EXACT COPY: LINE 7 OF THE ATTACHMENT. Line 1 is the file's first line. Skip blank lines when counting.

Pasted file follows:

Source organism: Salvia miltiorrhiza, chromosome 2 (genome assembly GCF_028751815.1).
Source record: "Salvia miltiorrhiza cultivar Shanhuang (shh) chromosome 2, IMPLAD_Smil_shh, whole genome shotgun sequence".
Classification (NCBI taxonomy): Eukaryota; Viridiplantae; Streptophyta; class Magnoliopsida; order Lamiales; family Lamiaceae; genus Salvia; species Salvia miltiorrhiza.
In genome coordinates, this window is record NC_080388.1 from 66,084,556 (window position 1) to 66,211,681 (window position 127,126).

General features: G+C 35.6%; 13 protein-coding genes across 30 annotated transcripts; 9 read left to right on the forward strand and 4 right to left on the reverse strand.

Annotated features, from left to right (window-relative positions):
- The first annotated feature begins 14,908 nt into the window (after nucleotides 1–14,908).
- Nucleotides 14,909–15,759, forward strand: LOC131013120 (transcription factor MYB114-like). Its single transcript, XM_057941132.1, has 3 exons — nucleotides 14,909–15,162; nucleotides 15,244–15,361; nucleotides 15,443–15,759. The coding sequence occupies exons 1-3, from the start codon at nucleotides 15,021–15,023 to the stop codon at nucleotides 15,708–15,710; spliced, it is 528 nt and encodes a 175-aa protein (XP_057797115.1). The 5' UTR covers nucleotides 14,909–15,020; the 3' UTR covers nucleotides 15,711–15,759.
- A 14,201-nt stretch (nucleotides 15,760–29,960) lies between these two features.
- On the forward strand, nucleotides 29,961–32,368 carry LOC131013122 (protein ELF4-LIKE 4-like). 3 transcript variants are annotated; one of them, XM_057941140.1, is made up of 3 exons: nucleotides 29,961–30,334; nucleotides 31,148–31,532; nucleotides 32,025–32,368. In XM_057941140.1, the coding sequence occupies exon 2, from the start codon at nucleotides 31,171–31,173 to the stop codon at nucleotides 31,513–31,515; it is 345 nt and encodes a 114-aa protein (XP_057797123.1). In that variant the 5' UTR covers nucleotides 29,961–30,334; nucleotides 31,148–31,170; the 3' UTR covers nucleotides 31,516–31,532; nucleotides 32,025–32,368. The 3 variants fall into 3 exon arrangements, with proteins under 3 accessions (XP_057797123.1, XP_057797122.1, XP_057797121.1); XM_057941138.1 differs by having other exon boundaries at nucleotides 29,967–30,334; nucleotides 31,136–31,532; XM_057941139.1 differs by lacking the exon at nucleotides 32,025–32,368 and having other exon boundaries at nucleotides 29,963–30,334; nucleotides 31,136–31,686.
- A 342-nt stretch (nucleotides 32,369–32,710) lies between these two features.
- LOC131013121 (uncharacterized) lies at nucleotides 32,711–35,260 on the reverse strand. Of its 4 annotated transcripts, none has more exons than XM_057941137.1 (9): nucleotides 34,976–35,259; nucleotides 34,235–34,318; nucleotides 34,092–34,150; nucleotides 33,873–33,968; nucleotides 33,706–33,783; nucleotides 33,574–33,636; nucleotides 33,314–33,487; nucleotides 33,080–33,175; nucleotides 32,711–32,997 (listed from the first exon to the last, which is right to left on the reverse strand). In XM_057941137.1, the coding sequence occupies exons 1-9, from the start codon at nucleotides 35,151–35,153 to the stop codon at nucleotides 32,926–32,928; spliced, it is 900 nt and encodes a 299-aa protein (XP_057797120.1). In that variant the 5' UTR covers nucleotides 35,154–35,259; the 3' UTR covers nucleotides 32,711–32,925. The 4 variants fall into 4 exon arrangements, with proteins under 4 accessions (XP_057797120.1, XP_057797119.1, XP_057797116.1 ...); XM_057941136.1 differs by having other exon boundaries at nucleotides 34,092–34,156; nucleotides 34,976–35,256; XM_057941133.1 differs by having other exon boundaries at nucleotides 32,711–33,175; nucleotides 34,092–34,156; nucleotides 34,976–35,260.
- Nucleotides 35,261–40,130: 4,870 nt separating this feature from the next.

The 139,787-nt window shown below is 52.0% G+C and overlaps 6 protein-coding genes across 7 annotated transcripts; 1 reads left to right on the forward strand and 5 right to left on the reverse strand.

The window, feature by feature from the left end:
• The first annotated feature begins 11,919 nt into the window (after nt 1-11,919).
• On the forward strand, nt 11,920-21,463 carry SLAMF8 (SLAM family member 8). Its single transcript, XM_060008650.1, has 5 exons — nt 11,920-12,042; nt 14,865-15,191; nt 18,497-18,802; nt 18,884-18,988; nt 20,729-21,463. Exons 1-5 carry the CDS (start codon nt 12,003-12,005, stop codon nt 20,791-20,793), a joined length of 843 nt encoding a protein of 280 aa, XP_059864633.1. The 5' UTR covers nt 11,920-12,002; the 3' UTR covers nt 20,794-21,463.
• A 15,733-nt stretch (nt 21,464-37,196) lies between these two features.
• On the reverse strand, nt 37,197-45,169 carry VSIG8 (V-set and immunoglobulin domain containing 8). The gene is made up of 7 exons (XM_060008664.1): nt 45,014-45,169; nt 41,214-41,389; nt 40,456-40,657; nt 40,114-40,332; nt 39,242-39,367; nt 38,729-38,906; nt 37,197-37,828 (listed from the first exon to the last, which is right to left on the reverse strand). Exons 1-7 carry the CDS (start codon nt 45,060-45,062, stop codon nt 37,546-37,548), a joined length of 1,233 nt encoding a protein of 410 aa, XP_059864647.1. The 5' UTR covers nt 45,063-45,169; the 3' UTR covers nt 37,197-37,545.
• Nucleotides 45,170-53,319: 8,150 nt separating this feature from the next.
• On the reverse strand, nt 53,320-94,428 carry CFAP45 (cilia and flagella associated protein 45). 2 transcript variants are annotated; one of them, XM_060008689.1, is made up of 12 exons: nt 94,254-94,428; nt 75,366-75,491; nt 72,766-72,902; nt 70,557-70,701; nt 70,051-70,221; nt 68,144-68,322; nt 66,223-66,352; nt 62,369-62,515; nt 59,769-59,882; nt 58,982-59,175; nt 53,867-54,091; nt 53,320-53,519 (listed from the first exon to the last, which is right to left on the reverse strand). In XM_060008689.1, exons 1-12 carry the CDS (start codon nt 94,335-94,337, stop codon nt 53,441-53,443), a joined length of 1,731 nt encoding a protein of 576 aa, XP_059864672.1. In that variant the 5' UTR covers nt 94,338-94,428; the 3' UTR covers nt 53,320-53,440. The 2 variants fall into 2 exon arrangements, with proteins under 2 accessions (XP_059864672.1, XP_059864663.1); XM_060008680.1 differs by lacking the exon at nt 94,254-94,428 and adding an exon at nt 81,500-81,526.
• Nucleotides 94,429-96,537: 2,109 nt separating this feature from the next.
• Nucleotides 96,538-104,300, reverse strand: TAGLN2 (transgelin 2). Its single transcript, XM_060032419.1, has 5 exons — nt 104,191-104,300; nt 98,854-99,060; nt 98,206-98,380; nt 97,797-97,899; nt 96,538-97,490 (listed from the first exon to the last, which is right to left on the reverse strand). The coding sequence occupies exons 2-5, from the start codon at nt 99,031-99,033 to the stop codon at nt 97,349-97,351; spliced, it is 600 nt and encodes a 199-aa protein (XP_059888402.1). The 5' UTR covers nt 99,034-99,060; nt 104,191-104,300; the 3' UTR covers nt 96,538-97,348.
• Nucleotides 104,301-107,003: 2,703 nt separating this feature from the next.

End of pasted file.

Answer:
- The first annotated feature begins 14,908 nt into the window (after nucleotides 1–14,908).